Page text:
Preliminary Rupture Modelling of the February 27, 2010 Chilean Earthquake using the Hi-net and USArray Transportable Arrays

Point of contact: Eric Kiser

We apply the back-projection technique to Hi-net and USArray Transportable Array data to image the rupture properties of the February 27, 2010 Chilean earthquake. Combining results from two arrays at different azimuths relative to the source leads to better resolution of the rupture process. The Transportable Array stations are located at distances between about 65 and 95 degrees, and the P waveforms of the Transportable Array data filtered to Hi-net frequencies are aligned and back-projected. On the other hand, the Hi-net stations are at distances between 150 and 165 degrees. In order to back-project the PKIKP phase and avoid complications from the outer-core phases BC and AB, we use a subset of the data at distances between 155 and 165 degrees. The back-projected stacks of P and PKIKP waveforms are integrated to produce results below.

Rupture Propagation

Propagation of the rupture front as imaged by the Hi-Net and USArray Transportable arrays (right). The plotted quantity is the squared amplitude of the back-projected stacks, i.e., proportional to released energy at high frequencies. Warmer colours indicate higher relative energy release, the red star shows the epicentral location, and white dots are aftershock locations. Time with respect to the hypocentral time is shown at the top left corner. The animation shows bilateral rupture with the main rupture in the initial few seconds occurring to the south of the epicenter, but most of the propagation and energy release occurs to the north. There is another significant energy release at the southern end of the aftershock zone at about 90 seconds, but it is much weaker compared to the major energy release to the north.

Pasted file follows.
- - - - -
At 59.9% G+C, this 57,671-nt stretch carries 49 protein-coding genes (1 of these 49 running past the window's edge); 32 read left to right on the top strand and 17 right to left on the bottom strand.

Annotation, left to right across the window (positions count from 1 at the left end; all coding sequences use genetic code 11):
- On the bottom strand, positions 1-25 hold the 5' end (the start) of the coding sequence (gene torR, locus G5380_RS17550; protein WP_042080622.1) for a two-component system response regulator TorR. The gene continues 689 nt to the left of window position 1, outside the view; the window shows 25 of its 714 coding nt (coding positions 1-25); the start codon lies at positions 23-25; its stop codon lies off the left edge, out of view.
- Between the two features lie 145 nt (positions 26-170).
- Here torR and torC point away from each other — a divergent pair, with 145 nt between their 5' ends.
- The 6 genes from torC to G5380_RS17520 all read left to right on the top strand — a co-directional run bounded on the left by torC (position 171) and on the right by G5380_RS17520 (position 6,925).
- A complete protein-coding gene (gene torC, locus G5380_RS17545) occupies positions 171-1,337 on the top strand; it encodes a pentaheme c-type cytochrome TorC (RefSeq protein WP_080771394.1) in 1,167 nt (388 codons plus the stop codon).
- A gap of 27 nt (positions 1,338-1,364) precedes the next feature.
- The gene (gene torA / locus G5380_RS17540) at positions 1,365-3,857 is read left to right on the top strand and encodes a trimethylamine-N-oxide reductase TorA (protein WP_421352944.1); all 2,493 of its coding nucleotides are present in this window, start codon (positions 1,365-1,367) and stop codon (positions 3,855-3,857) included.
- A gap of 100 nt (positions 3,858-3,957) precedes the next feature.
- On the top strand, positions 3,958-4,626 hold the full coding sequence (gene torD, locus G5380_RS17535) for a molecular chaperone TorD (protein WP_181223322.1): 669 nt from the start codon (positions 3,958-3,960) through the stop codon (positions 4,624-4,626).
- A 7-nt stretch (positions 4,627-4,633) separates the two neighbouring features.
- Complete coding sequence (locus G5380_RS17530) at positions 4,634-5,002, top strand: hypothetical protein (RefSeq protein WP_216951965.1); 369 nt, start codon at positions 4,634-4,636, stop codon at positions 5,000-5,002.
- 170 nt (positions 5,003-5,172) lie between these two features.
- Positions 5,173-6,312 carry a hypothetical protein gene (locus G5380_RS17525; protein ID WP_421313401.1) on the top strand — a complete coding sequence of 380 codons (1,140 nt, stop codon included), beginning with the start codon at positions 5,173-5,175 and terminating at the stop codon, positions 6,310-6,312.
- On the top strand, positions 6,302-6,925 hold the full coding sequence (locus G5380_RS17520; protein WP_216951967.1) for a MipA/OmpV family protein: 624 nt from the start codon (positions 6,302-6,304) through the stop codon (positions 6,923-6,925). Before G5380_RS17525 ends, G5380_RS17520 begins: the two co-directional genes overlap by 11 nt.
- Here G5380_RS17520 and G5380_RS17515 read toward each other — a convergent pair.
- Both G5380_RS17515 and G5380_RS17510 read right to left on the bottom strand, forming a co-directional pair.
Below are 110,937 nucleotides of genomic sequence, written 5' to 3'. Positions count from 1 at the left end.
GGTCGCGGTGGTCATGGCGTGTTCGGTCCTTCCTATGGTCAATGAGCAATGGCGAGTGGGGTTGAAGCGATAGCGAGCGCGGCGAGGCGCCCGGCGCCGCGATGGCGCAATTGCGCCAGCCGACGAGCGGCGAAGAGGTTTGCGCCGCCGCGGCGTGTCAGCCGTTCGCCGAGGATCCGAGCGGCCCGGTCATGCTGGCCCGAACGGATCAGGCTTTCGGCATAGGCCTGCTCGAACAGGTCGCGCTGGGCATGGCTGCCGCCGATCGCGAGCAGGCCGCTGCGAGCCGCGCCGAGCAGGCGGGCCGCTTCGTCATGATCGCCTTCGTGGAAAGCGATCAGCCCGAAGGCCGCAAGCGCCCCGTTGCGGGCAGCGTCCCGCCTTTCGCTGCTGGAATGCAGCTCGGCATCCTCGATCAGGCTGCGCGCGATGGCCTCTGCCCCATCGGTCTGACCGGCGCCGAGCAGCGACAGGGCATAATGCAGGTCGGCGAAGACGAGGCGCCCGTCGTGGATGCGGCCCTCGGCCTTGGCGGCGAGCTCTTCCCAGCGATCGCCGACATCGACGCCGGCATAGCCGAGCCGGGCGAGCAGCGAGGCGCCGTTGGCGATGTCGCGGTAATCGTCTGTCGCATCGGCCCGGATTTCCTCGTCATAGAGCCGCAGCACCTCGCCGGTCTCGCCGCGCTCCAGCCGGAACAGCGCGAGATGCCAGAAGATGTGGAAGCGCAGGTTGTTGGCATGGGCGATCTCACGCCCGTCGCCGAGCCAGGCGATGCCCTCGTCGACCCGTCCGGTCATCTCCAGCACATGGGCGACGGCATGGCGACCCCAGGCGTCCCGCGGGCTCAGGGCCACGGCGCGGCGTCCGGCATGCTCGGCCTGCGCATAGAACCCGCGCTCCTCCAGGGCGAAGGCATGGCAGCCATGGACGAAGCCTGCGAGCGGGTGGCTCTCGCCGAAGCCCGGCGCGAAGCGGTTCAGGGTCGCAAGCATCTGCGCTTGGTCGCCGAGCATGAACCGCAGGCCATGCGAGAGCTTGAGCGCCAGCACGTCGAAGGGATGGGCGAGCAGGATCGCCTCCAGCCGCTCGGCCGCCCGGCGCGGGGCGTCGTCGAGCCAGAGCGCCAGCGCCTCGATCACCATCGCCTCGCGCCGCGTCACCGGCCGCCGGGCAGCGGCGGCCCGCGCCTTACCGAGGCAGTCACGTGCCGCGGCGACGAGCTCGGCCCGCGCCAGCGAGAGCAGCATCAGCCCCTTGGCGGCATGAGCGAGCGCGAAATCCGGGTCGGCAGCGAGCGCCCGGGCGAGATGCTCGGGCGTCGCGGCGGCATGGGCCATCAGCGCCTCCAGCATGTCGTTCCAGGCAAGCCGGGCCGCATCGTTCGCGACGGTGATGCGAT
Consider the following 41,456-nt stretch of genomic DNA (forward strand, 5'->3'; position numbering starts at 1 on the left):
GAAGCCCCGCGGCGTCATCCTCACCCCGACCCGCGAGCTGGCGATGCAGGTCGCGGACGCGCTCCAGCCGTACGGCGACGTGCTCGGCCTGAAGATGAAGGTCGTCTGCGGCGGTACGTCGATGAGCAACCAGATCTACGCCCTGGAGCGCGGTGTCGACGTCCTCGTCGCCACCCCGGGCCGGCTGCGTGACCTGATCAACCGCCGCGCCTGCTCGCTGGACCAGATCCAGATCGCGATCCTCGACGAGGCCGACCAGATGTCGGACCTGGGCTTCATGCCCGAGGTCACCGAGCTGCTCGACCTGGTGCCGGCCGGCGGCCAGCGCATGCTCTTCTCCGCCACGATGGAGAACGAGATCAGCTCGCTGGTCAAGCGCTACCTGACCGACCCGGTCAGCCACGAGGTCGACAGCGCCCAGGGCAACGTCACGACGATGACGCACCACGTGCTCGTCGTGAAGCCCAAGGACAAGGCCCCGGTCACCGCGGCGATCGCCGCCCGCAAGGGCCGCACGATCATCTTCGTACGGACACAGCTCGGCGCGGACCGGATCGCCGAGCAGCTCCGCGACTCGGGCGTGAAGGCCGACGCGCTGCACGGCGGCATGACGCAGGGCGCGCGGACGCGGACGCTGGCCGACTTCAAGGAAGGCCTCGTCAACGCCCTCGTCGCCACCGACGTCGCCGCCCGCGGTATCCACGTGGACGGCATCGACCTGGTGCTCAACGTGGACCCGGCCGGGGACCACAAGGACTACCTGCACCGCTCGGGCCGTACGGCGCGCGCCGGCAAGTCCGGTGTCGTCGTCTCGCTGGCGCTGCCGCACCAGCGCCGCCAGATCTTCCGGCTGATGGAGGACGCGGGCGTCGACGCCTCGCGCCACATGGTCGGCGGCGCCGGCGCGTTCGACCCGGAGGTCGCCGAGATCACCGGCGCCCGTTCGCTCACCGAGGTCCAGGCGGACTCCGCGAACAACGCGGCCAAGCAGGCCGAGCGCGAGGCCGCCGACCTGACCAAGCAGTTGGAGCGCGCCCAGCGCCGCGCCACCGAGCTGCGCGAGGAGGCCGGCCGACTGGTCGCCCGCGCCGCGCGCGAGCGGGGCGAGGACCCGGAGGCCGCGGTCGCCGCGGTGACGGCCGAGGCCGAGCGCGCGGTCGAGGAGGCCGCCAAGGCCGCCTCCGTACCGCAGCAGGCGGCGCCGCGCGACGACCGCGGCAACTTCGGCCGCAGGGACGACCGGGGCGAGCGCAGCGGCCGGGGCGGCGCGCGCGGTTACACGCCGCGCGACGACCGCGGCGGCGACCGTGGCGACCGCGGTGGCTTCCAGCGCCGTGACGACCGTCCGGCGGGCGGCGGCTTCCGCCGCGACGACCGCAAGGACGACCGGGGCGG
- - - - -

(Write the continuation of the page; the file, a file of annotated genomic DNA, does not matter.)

If you are interested in obtaining a high-resolution GIF animation (26 MB), contact Eric Kiser.
Time Dependence

Normalized peak amplitude as a function of time, showing six significant high-frequency energy releases at about 20, 40, 70, 90, 110, and 120 seconds.

The duration of the event is inferred to be about 150 seconds. The rupture velocity for the energy release north of the epicenter is 3.0 - 3.2 km/s northward.

Seismic Stations

Relative Locations of the Earthquake and Array Stations

Epicentral location of the Chilean earthquake (red star) with respect to the USArray Transportable Array (390 stations, green triangles) and the subset of Hi-net Array stations (357 stations, blue triangles) used in the back-projection processing.


Kiser, E., & Ishii, M., 2012.
Combining seismic arrays to image the high-frequency characteristics of large earthquakes.
Geophys. J. Int. 188, 1117-1128, doi:10.1111/j.1365-246X.2011.05299.x.

Kiser, E., & Ishii, M., 2011.
The 2010 Mw 8.8 Chile earthquake: Triggering on multiple segments and frequency‐dependent rupture behavior.
Geophys. Res. Lett. 38, L07301, doi:10.1029/2011GL047140.

Kiser, E., & Ishii, M., 2010.
Modeling the 2010 Chile earthquake rupture with USArray.
inSights, the EarthScope Newsletter, fall 2010, 2.


The Hi-Net array data used in the analysis were generously made available on the internet by the National Research Institute for Earth Science and Disaster Prevention. The USArray Transportable Array data were obtained from the Incorporated Research Institutions for Seismology Data Management Center.

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Department of Earth and Planetary Sciences / Harvard University / 20 Oxford Street / Cambridge / MA 02138 / U.S.A. / Telephone: +1 617 495 2350 / Fax: +1 617 496 1907 / Email: